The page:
Here’s Part 2 to our monstrously long conversation with Gavin Rothery. Picking up right where we left off in Part 1, we discuss the emotional power of a great film, shout out tons of book recommendations, and the importance of a good story to any film or game.
This week Guardian science editor Ian Sample meets particle physicist Professor Jonathan Butterworth from University College London to talk about his new book Smashing Physics. It’s an insider’s account of one of the most momentous scientific breakthroughs of our times: the discovery of the Higgs boson announced in July 2012.
Jon discusses what it’s like to work on the largest science experiment in history and why such ambitious – and costly – endeavours benefit us all.
Next up, British Association media fellow Nishad Karim reports from the UCL Symposium on the Origins of Life. Be it life on Earth or life elsewhere in the universe, this symposium covered it all with a range of experts from cosmology and biology to meteorology, discussing some very big questions. Where did we come from? Did life begin on Earth or elsewhere? Are we alone?
Nishad spoke to several of the presenters including Dr Zita Matins, an astrobiologist from Imperial College London, and Dr Dominic Papineau, a geochemist from UCL. Dr Martins is a specialist in finding organic material essential for life in meteorites, and Dr Papineau looks for old organic life a little closer to home, analysing Earth rocks.
Other speakers included Dr Francisco Diego, a UCL cosmologist, who discussed the life of the universe itself from beginning to now, 13.8bn years later.
And finally, Ian asks Guardian environment writer Karl Mathiesen whether 2014 will be the hottest year on record.
The Simian virus from 2011’s Rise of the Planet of the Apes has wreaked havoc on humans, and let apes advance. Ten years later, low on fuel, humans start to infringe on ape territory.
Katie is a geek, teacher, former film student and lifelong fangirl whose interests include Joss Whedon, Harry Potter, chocolate, and Darren Criss. She also reviews movies on her blog, Silver Screen Queen.
A movie-loving nerd from Canberra, Melissa works a day job in the government while moonlighting as a blogger, podcast host and grad student by night. She’s William Riker’s number one fan girl.
Jonathan Gold explains why the term ‘fusion’ is no longer useful. Plus, he reviews a hot pot restaurant in the San Gabriel Valley. Elina Shatkin explores the food scenes in Game of Thrones.
Award winning science/comedy chat with Brian Cox, Robin Ince and guests. Witty, irreverent look at the world according to science with physicist Brian Cox and comedian Robin Ince. New Series starting on BBC Radio 4, Monday July 7th at 4.30pm (repeated on Tuesday evenings at 11pm) for 6 weeks.
Brian Cox, Robin Ince and guests, Katy Brand, Dr Kevin Fong and Philip Ball ask whether science needs war to drive it?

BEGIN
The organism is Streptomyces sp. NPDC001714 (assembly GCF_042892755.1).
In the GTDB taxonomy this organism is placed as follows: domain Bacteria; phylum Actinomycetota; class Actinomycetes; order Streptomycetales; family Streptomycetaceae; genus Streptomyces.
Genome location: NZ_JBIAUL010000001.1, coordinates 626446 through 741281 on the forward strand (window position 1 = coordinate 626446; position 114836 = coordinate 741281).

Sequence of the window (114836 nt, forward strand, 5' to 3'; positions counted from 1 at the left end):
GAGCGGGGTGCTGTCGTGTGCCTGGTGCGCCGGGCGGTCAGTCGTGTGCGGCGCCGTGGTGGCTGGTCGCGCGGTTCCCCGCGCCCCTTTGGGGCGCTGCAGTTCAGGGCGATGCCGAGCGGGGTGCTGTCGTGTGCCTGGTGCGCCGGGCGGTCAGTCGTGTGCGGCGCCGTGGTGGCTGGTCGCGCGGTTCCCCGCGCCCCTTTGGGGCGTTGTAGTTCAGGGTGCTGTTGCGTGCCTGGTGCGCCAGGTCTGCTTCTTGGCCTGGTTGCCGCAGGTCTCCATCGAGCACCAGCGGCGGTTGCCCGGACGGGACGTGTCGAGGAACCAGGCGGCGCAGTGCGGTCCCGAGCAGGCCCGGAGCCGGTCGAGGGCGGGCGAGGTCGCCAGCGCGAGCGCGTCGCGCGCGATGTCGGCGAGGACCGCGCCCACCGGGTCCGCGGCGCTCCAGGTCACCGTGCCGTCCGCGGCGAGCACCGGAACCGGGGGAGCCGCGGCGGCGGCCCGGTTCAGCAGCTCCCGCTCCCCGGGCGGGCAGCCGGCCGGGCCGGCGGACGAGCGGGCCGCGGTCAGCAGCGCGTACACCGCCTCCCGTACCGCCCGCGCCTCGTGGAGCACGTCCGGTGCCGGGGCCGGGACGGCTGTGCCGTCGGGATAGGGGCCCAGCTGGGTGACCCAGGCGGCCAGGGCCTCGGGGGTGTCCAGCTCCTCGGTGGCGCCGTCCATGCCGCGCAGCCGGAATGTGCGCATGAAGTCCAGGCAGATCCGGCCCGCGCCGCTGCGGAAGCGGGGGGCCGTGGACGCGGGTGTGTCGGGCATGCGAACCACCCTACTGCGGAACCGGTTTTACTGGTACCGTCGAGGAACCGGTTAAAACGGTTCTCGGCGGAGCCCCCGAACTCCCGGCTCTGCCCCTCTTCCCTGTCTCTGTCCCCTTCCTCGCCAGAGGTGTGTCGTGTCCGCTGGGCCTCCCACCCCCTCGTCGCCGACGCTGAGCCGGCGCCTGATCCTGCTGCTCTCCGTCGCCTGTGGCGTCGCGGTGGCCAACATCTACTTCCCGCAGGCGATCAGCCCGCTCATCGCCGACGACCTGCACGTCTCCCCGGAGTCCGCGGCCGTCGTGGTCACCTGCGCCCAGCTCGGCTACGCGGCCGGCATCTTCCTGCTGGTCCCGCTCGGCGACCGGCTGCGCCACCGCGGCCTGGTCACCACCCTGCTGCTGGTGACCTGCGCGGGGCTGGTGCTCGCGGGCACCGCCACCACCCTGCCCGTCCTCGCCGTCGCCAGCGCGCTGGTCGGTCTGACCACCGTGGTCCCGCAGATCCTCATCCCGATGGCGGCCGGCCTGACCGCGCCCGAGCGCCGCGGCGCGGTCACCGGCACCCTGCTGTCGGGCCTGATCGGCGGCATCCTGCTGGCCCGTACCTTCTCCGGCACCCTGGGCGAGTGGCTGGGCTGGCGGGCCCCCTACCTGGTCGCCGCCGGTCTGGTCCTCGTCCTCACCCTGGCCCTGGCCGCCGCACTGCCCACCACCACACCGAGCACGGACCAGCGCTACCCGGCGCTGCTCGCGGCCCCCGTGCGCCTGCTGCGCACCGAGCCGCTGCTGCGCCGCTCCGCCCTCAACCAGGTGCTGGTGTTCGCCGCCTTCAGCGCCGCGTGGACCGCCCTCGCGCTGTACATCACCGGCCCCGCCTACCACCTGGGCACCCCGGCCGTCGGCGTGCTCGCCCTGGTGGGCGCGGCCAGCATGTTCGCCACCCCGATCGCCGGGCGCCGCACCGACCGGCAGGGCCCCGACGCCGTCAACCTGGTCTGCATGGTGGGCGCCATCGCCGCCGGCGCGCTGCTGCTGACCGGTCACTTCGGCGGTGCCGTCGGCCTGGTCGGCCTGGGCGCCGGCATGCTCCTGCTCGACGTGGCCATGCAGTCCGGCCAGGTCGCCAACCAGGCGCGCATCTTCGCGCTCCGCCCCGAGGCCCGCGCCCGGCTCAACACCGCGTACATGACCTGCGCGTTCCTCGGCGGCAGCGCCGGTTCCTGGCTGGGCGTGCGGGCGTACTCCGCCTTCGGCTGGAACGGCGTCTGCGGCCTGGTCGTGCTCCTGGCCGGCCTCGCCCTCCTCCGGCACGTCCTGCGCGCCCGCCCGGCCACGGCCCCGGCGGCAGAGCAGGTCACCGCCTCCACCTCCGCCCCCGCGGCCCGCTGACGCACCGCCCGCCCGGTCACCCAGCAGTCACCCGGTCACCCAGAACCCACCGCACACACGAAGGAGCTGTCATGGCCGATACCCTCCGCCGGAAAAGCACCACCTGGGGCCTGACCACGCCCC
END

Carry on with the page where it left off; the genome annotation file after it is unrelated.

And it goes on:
As the Internet is increasingly embedded into our physical world, it’s important to start designing for physical and intentional interactions with interfaces to supplement the passive, data-gathering interactions — designing smart devices that service us in the background, but upon which we also can exert our will.
In this episode, Josh Clark (in an interview) and Tim O’Reilly (in a keynote) both address the importance of designing for contextual awareness and physical interaction. Clark stresses that we’re not facing a challenge of technology, but a challenge of imagination. O’Reilly argues that we’re not paying enough attention to the aspects of people and time in designing the Internet of Things, and that the entire system in which we operate is the user interface — as we design this new world, we must think about user needs first.
The author, Charles Stross joins Adam to talk about the latest book in the Laundry Files, ‘The Rhesus Chart’ and Sam Clay from VG 247 is on hand for a brief round-up of the news.
Before we go any further, I need to let people know that there is absolutely zero business content in the show this week. (Thousands of people are thinking now, “when is there ever?”) That‘s because this is a spoiler filled ‘Dawn Of The Planet Of The Apes’ cinema special episode with my guests and film buff friends Brendan Dawes and Jeremy Keith.
It’s a wild show. We ask whether there should be a new Oscar category for performance capture and if Andy Serkis should win everything? We talk about the other seven Planet Of The Apes films, starting with the original five and if Tim Burton’s 2001 reimagining is a guilty pleasure. Then we get in deep with the new ‘Dawn Of The Planet Of The Apes’ before asking ourselves the important questions; When will apes wear clothes? When and how will humans become mute, and why should you avoid watching an apes film in Rhyl?
Even if you’re not an Apes aficionado, I think you’ll enjoy listening to this episode of Unfinished Business as much as we enjoyed making it, which was a lot.
Samuel R. Delany is a grand master of science fiction. Literally. The Science Fiction Writers of America association named him a Grand Master for lifetime achievement. He’s a gay, African American author who writes fearlessly about sex and race… and the future.
Is it still possible to have a hopeful future vision? Ed Finn directs the Center for Science and the Imagination in Arizona. He says it’s time to change the stories we tell about science. The Center’s Heiroglyph Project pairs sci fi writers with scientists to dream up the next big science project.
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